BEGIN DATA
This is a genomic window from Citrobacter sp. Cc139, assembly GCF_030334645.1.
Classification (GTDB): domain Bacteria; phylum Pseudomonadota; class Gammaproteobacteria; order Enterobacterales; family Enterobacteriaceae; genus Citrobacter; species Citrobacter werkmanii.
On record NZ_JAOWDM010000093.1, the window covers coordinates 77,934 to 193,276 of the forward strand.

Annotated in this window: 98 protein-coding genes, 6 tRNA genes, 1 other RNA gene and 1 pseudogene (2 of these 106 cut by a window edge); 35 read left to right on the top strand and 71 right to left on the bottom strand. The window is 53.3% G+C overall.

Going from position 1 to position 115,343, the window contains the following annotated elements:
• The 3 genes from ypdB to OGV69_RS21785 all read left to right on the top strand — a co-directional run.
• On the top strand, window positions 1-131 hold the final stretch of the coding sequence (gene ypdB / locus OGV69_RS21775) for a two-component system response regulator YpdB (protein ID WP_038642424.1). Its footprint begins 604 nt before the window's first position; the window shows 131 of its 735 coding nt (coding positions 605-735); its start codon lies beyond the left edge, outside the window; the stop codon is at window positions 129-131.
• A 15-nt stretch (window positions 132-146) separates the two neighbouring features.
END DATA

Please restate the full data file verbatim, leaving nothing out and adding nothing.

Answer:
This is a genomic window from Citrobacter sp. Cc139, assembly GCF_030334645.1.
Classification (GTDB): domain Bacteria; phylum Pseudomonadota; class Gammaproteobacteria; order Enterobacterales; family Enterobacteriaceae; genus Citrobacter; species Citrobacter werkmanii.
On record NZ_JAOWDM010000093.1, the window covers coordinates 77,934 to 193,276 of the forward strand.

Annotated in this window: 98 protein-coding genes, 6 tRNA genes, 1 other RNA gene and 1 pseudogene (2 of these 106 cut by a window edge); 35 read left to right on the top strand and 71 right to left on the bottom strand. The window is 53.3% G+C overall.

Going from position 1 to position 115,343, the window contains the following annotated elements:
• The 3 genes from ypdB to OGV69_RS21785 all read left to right on the top strand — a co-directional run.
• On the top strand, window positions 1-131 hold the final stretch of the coding sequence (gene ypdB / locus OGV69_RS21775) for a two-component system response regulator YpdB (protein ID WP_038642424.1). Its footprint begins 604 nt before the window's first position; the window shows 131 of its 735 coding nt (coding positions 605-735); its start codon lies beyond the left edge, outside the window; the stop codon is at window positions 129-131.
• A 15-nt stretch (window positions 132-146) separates the two neighbouring features.